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Q. I am soon to be 65 and plan to retire within the year and have debt in the amount of $67,000. This is not including my home, car, etc. I have been considering withdrawing a large amount from my Thrift Savings Plan to pay this debt. With my pension and Social Security benefits, if I figured correctly, I would be bringing home about what I do now after taxes. I know it’s personal preference, but is it a wise decision?

A. I can’t say if it’s the best course of action, but the debt needs to be paid. The issue is whether it’s better to take the tax hit for a lump-sum withdrawal to avoid the interest on the debt or to take monthly withdrawals to reduce the taxable income in any one year and pay the debt down over time. The correct answer will depend upon the cost of the debt and your tax returns. If you won’t significantly increase the amount of tax you’ll pay on the withdrawn TSP money by taking it all at once, it’s probably a good idea to go ahead and retire the debt.

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Combining TSP accounts

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Q. I was enlisted in the Marine Corps from 2004 to 2008 and have been a full-time employee at the Social Security Administration since March 2012.

So, I have a uniformed services Thrift Savings Plan account and a civilian TSP account (using pretax and Roth contributions).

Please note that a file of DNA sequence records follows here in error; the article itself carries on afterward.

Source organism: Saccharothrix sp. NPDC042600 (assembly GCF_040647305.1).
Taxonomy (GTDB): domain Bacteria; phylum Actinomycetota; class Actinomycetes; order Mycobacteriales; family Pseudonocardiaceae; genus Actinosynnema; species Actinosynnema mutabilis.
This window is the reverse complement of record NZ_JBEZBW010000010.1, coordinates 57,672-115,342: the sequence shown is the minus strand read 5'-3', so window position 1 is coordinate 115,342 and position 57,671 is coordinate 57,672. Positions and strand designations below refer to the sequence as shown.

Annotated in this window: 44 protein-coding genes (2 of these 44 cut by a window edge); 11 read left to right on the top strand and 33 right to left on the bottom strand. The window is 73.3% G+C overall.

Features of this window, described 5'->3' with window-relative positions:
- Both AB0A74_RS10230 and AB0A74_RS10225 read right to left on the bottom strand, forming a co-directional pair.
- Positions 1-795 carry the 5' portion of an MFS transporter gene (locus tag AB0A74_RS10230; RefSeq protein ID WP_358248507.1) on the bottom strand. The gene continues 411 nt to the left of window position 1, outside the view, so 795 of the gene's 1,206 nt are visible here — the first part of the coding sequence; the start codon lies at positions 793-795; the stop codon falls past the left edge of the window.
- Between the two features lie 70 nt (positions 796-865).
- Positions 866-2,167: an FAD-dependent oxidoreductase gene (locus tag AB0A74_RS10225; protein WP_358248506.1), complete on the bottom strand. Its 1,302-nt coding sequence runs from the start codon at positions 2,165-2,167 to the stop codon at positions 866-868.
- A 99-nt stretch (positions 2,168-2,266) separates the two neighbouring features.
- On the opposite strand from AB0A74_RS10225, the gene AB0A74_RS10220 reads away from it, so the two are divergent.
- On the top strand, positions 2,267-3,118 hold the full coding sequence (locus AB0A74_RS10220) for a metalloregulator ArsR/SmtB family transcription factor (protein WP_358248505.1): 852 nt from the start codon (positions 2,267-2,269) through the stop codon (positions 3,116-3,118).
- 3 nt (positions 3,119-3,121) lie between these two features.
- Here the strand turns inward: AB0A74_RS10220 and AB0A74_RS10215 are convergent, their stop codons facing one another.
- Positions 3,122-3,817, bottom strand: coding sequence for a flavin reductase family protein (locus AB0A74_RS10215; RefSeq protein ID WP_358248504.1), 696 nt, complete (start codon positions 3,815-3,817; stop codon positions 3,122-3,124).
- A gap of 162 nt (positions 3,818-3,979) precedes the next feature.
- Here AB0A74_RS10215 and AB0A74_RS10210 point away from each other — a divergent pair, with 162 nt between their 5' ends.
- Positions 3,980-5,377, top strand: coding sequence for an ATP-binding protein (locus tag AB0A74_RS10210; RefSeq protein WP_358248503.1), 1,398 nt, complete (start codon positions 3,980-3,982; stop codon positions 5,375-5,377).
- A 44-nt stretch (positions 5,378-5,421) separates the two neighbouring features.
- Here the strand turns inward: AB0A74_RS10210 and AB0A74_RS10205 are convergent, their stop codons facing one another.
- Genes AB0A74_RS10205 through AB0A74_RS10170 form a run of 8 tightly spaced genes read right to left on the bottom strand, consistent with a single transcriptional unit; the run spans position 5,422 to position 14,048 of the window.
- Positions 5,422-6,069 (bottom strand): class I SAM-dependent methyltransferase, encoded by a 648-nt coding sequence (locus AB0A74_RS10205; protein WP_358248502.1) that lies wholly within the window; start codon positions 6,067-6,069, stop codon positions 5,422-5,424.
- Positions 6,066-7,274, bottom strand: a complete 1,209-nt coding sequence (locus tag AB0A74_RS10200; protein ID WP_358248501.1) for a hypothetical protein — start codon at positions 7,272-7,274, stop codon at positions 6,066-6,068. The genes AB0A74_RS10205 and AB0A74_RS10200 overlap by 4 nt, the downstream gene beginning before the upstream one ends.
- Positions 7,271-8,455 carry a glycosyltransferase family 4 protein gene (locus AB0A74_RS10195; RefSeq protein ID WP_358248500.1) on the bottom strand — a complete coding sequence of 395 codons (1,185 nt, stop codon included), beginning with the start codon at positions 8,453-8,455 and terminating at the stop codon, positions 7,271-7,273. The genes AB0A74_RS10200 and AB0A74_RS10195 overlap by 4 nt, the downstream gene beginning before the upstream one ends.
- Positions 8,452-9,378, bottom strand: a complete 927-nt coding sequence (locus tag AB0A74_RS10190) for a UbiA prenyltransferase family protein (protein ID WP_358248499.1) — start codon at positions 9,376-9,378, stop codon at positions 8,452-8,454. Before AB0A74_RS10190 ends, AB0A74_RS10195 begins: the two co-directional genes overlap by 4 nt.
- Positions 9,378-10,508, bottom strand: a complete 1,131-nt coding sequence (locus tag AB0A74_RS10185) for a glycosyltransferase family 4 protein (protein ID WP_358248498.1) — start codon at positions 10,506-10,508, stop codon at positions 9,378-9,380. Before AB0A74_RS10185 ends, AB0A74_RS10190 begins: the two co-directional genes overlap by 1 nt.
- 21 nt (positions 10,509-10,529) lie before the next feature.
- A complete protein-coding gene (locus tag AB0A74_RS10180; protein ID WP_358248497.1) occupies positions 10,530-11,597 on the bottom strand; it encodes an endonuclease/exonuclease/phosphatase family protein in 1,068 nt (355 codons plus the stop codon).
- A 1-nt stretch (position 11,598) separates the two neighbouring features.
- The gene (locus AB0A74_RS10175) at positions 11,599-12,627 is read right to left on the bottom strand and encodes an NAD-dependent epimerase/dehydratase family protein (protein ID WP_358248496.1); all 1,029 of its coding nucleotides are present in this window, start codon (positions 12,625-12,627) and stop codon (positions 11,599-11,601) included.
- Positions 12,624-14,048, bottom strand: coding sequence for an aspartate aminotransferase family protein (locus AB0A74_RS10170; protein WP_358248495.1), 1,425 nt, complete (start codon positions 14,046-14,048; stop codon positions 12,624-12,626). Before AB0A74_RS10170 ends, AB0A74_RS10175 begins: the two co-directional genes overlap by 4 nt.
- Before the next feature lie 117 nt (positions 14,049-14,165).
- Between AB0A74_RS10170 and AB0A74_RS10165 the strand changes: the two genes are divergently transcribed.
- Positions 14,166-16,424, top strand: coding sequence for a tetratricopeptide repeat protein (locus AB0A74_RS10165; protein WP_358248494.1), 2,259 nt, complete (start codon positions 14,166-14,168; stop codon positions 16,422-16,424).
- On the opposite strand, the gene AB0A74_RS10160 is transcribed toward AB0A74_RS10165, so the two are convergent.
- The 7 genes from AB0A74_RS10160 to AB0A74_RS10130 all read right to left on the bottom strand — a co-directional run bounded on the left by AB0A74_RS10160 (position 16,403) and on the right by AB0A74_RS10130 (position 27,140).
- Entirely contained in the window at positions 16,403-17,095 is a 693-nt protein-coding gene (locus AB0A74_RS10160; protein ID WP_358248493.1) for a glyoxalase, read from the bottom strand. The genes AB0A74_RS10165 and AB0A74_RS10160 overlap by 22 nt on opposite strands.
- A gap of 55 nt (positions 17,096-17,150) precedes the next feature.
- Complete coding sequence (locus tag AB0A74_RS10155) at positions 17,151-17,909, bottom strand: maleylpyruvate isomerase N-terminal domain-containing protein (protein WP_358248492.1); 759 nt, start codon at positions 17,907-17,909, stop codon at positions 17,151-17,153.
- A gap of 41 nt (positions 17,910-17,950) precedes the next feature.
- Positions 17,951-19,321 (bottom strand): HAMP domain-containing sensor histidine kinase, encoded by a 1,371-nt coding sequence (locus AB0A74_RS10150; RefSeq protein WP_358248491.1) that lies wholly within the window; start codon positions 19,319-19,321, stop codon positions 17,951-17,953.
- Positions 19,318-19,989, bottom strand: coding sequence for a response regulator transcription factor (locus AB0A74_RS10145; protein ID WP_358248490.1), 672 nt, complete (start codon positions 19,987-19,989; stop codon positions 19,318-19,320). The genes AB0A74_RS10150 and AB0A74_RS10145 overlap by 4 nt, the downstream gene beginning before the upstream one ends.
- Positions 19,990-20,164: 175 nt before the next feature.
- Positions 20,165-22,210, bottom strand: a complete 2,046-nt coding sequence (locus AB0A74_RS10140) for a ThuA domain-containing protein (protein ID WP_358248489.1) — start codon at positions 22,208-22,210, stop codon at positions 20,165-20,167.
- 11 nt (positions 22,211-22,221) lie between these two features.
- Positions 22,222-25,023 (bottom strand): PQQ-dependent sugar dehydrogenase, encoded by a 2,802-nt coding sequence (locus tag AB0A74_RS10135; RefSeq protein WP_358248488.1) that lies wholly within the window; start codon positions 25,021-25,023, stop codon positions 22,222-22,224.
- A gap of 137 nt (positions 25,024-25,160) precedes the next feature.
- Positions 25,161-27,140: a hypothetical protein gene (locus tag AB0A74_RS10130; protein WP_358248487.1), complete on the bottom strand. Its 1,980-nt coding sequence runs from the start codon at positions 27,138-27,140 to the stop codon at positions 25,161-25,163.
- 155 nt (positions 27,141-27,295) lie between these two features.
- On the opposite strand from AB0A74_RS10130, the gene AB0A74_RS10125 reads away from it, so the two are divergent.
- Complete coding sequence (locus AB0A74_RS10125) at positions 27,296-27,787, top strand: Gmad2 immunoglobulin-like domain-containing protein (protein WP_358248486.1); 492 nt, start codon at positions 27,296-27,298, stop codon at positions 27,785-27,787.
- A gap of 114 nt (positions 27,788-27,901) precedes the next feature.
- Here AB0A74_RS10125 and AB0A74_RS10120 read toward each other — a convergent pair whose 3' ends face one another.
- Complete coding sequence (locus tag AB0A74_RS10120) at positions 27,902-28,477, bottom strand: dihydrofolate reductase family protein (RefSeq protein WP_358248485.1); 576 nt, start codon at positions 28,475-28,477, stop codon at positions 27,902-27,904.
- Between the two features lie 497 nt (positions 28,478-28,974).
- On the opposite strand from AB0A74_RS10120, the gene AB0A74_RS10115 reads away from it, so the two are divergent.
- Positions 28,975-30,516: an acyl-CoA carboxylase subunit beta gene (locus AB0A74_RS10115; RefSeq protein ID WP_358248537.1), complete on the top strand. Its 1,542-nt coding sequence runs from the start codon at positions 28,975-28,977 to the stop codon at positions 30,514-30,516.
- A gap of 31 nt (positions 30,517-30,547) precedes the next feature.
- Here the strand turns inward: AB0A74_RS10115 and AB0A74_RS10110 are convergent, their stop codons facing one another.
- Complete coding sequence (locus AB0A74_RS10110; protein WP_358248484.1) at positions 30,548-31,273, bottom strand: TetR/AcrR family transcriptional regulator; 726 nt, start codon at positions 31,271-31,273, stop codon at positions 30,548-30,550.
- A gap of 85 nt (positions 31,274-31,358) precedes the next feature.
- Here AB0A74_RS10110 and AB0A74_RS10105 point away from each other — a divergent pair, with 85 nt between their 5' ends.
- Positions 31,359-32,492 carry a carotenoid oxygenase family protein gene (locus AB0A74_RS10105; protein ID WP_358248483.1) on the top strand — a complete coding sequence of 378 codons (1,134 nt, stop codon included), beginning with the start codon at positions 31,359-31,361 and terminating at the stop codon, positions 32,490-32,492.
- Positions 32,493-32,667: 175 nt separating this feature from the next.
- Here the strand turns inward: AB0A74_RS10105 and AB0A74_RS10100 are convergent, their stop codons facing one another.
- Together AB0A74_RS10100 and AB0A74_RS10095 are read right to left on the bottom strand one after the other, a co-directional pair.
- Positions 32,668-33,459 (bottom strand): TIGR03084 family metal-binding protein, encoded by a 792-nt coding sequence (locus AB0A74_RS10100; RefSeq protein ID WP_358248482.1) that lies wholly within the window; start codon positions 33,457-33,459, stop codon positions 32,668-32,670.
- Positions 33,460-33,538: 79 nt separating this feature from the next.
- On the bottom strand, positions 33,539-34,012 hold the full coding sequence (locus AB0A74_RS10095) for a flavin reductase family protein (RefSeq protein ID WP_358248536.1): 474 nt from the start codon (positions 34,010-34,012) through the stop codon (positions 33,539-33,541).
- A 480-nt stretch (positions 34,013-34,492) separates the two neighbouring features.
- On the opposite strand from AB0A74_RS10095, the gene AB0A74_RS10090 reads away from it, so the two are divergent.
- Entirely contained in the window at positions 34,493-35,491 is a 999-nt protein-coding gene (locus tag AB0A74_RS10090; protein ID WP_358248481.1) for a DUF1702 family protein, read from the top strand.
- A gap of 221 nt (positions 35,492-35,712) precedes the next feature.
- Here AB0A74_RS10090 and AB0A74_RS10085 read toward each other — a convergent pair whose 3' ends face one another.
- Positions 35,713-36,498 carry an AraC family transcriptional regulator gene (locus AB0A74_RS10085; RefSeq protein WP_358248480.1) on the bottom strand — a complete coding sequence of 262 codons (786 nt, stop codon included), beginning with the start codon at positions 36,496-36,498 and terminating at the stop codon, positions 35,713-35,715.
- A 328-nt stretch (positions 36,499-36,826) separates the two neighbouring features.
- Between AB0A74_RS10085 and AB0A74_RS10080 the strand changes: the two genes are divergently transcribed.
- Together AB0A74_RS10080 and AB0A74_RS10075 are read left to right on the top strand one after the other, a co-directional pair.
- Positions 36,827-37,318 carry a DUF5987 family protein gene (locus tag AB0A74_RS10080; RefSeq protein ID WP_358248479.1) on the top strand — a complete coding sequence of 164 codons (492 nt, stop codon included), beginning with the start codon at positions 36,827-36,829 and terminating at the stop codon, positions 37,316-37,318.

Nothing has been contributed to the uniformed services account since I left the Marines in 2008, so I asked someone in human resources here if I could combine the accounts. I was initially told this wasn’t possible, but after my own research, I found Form TSP-65 – Request To Combine Civilian and Uniformed Services TSP Accounts.

After I showed this to the HR office, I was told it wouldn’t be beneficial to combine the accounts because I would take a tax hit on the tax-free money that I made overseas while deployed to combat areas. This explanation doesn’t make too much sense to me because my TSP contributions were pretax contributions anyway (there was no Roth option at the time). Also, I don’t trust the info from my HR office after they were wrong about the ability to combine accounts.

Should I combine the accounts or leave them separate?

A. If you contributed tax-free combat pay to the TSP, you should keep the military account to preserve your ability to withdraw that money later without having to pay tax on it. Combat pay contributions are not the same as Roth contributions, and the two are not interchangeable.